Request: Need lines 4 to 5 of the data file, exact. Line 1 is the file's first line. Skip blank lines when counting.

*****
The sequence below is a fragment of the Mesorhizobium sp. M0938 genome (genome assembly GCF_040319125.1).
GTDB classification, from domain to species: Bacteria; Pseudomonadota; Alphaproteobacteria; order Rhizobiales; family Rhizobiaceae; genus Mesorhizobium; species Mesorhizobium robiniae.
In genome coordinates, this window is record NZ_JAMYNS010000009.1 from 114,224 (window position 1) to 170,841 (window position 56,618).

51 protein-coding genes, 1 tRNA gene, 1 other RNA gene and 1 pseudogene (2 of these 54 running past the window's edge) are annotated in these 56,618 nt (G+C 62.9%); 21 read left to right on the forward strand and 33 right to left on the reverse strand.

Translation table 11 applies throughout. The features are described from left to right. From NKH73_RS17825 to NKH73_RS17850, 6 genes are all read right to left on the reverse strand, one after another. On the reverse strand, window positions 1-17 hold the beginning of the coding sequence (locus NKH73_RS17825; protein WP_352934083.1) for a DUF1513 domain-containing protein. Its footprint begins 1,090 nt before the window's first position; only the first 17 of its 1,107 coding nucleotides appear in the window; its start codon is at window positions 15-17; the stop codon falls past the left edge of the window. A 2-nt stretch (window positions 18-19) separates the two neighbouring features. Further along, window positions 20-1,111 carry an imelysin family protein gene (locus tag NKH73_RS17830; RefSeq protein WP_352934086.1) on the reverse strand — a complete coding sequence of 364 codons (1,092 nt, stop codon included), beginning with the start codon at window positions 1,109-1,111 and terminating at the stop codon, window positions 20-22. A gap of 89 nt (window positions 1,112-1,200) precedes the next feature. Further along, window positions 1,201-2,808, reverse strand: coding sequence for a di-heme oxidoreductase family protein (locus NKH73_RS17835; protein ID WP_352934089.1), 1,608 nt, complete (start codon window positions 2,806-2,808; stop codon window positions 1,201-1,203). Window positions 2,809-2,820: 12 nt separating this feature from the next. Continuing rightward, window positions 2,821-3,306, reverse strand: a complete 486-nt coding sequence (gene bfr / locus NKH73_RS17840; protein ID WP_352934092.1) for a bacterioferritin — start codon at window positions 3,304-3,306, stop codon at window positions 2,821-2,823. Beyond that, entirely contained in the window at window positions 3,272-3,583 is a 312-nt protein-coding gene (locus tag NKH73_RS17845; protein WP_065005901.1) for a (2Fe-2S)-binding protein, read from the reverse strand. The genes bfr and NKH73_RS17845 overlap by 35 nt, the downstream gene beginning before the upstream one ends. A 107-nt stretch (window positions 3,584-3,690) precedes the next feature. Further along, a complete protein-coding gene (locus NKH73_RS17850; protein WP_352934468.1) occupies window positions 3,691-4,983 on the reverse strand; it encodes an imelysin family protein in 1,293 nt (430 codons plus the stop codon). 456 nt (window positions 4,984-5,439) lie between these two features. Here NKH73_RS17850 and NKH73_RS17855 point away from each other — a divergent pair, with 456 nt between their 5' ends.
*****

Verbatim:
51 protein-coding genes, 1 tRNA gene, 1 other RNA gene and 1 pseudogene (2 of these 54 running past the window's edge) are annotated in these 56,618 nt (G+C 62.9%); 21 read left to right on the forward strand and 33 right to left on the reverse strand.

Translation table 11 applies throughout. The features are described from left to right. From NKH73_RS17825 to NKH73_RS17850, 6 genes are all read right to left on the reverse strand, one after another. On the reverse strand, window positions 1-17 hold the beginning of the coding sequence (locus NKH73_RS17825; protein WP_352934083.1) for a DUF1513 domain-containing protein. Its footprint begins 1,090 nt before the window's first position; only the first 17 of its 1,107 coding nucleotides appear in the window; its start codon is at window positions 15-17; the stop codon falls past the left edge of the window. A 2-nt stretch (window positions 18-19) separates the two neighbouring features. Further along, window positions 20-1,111 carry an imelysin family protein gene (locus tag NKH73_RS17830; RefSeq protein WP_352934086.1) on the reverse strand — a complete coding sequence of 364 codons (1,092 nt, stop codon included), beginning with the start codon at window positions 1,109-1,111 and terminating at the stop codon, window positions 20-22. A gap of 89 nt (window positions 1,112-1,200) precedes the next feature. Further along, window positions 1,201-2,808, reverse strand: coding sequence for a di-heme oxidoreductase family protein (locus NKH73_RS17835; protein ID WP_352934089.1), 1,608 nt, complete (start codon window positions 2,806-2,808; stop codon window positions 1,201-1,203). Window positions 2,809-2,820: 12 nt separating this feature from the next. Continuing rightward, window positions 2,821-3,306, reverse strand: a complete 486-nt coding sequence (gene bfr / locus NKH73_RS17840; protein ID WP_352934092.1) for a bacterioferritin — start codon at window positions 3,304-3,306, stop codon at window positions 2,821-2,823. Beyond that, entirely contained in the window at window positions 3,272-3,583 is a 312-nt protein-coding gene (locus tag NKH73_RS17845; protein WP_065005901.1) for a (2Fe-2S)-binding protein, read from the reverse strand. The genes bfr and NKH73_RS17845 overlap by 35 nt, the downstream gene beginning before the upstream one ends. A 107-nt stretch (window positions 3,584-3,690) precedes the next feature. Further along, a complete protein-coding gene (locus NKH73_RS17850; protein WP_352934468.1) occupies window positions 3,691-4,983 on the reverse strand; it encodes an imelysin family protein in 1,293 nt (430 codons plus the stop codon). 456 nt (window positions 4,984-5,439) lie between these two features. Here NKH73_RS17850 and NKH73_RS17855 point away from each other — a divergent pair, with 456 nt between their 5' ends.